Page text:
Ambam. Remember the name.
Soon, this upright walking gorilla at Port Lympne Wild Animal Park in Kent, England, will become a familiar sight for internet users.
The zoo has posted recorded footage of Ambam, an endangered Western lowland gorilla, waddling around his enclosure, and his video has already been viewed more than 250,000 times on YouTube.
His keeper, Phil Ridges, told Sky News: "His father Bitam used to display the same behaviour if he had handfuls of food to carry. Ambam also has a sister, Tamba, and a half-sister who also sometimes stand and walk in the same way."
While all gorillas and many other primates have the ability to walk upright, most don't.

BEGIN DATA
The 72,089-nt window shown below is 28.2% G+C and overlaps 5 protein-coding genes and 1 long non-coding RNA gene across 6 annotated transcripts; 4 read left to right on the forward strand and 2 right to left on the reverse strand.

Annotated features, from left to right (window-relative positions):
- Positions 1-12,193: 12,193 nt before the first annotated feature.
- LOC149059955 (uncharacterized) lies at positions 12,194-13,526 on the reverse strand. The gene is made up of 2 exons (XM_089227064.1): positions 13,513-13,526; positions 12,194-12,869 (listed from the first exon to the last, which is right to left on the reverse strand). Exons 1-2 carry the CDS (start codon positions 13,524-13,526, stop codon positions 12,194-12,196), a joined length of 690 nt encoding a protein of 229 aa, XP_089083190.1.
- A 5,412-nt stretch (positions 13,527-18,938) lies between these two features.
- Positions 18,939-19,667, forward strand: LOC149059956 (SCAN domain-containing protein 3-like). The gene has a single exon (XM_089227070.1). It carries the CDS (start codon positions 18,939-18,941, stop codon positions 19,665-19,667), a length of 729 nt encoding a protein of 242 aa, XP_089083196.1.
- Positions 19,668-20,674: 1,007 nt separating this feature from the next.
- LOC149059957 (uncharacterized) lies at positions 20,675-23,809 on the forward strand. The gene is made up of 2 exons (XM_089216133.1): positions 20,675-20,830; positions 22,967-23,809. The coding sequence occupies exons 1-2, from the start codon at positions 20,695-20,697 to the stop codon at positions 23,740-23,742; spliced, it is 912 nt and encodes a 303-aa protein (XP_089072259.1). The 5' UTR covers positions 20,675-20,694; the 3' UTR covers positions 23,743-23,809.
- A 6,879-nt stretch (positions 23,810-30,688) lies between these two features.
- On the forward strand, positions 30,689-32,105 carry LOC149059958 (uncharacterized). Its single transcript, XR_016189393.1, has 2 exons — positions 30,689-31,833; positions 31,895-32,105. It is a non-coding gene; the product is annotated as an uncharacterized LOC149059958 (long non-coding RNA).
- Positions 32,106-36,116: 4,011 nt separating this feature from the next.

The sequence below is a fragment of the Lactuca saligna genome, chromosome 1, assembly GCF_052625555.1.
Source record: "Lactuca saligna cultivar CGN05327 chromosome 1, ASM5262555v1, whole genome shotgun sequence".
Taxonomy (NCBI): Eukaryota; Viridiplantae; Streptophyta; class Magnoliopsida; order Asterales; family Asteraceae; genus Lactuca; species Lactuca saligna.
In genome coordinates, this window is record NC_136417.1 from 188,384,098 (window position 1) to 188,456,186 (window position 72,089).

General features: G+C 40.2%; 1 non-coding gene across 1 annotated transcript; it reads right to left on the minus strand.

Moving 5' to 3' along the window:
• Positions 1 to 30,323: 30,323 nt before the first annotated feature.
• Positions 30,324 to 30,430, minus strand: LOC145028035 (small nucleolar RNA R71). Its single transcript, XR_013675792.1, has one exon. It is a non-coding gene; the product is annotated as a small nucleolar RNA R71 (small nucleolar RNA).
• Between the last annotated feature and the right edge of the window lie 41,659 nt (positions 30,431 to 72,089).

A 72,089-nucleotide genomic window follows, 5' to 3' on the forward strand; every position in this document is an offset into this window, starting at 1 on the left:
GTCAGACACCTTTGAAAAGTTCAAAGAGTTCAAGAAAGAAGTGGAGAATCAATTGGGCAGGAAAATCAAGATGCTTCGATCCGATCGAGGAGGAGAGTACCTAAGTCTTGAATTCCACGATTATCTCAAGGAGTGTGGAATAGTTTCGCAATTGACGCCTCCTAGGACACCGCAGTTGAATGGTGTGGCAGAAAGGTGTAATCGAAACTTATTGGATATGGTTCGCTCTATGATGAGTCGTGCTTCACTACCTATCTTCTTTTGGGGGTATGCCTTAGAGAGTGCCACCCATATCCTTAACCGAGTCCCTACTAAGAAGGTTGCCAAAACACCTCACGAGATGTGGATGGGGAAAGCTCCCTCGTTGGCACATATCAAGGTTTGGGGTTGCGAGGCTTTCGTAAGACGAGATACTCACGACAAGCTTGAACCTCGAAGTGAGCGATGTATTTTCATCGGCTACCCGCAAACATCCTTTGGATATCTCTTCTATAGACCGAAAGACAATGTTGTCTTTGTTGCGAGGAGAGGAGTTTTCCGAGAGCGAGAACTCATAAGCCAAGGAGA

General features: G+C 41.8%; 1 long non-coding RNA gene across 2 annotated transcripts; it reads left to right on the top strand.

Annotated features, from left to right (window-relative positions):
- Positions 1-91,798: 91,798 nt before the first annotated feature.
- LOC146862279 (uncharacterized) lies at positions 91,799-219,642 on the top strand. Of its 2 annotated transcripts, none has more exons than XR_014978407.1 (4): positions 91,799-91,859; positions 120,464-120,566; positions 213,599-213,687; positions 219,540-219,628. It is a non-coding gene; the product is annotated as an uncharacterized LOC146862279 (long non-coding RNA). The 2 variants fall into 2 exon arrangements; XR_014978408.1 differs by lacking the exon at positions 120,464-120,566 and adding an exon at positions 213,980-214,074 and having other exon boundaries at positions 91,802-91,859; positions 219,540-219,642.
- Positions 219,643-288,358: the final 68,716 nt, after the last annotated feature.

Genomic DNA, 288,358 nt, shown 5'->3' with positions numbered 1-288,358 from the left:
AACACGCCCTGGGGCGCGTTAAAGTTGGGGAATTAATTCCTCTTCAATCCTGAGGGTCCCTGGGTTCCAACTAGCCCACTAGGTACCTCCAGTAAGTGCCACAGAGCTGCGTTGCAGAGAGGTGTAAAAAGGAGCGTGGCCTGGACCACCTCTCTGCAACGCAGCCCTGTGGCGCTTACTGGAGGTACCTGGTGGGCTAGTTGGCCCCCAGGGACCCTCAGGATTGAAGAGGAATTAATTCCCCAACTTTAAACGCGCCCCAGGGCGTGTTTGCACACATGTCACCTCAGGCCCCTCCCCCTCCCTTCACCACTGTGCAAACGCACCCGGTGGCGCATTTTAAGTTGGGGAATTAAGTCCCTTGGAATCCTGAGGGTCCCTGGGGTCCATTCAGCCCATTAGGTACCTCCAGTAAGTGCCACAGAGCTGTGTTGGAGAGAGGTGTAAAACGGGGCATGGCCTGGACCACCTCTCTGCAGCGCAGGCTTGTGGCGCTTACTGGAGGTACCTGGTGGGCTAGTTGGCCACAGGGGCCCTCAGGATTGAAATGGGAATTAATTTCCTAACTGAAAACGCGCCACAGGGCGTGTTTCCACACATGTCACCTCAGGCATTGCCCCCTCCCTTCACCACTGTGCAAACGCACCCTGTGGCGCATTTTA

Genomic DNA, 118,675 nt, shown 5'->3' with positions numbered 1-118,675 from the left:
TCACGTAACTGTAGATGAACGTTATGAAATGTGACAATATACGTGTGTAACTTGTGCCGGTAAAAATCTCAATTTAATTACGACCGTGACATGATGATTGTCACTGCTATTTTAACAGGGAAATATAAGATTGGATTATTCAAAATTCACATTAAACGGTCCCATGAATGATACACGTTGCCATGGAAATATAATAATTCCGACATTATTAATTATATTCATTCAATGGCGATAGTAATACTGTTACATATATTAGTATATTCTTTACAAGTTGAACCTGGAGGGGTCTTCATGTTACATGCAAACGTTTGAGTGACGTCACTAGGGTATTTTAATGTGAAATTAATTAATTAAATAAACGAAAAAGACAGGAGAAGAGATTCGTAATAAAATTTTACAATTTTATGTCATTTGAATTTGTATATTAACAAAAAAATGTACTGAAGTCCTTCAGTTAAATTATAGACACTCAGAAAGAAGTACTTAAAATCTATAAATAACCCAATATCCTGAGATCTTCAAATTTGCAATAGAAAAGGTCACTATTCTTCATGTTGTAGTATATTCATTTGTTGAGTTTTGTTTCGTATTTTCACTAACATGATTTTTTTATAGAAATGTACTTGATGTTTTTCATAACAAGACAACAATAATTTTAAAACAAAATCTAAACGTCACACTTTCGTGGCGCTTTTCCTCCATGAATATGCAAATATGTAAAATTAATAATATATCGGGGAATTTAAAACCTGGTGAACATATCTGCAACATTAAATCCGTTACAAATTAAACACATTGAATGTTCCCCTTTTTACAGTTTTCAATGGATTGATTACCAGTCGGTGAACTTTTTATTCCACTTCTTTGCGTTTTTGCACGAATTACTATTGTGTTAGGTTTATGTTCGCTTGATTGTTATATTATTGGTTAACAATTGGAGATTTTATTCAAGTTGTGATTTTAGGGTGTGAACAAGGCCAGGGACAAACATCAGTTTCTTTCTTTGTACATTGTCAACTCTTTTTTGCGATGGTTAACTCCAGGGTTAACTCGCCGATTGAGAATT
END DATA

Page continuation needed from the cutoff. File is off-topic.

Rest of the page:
"We haven't got any who do it like Ambam," Ridges said. "He's quite a celebrity at the park. We think he might use it to get a height advantage to look over the wall when keepers come to feed him and standing up can also help him in looking for food generally. "
Ambam was born at Port Lympne's sister park, Howletts, in 1990, Sky News reports.
National Geographic describes Western Lowland Gorillas as follows:
"They live in heavy rain forests, and it is difficult for scientists to accurately estimate how many survive in Cameroon, Central African Republic, Congo, Equatorial Guinea, Gabon, Angola, and the Democratic Republic of Congo. Western lowland gorillas tend to be a bit smaller than their mountain cousins. They also have shorter hair and longer arms. Gorillas can climb trees, but are usually found on the ground in communities of up to 30 individuals. In captivity, gorillas have displayed significant intelligence and have even learned simple human sign language."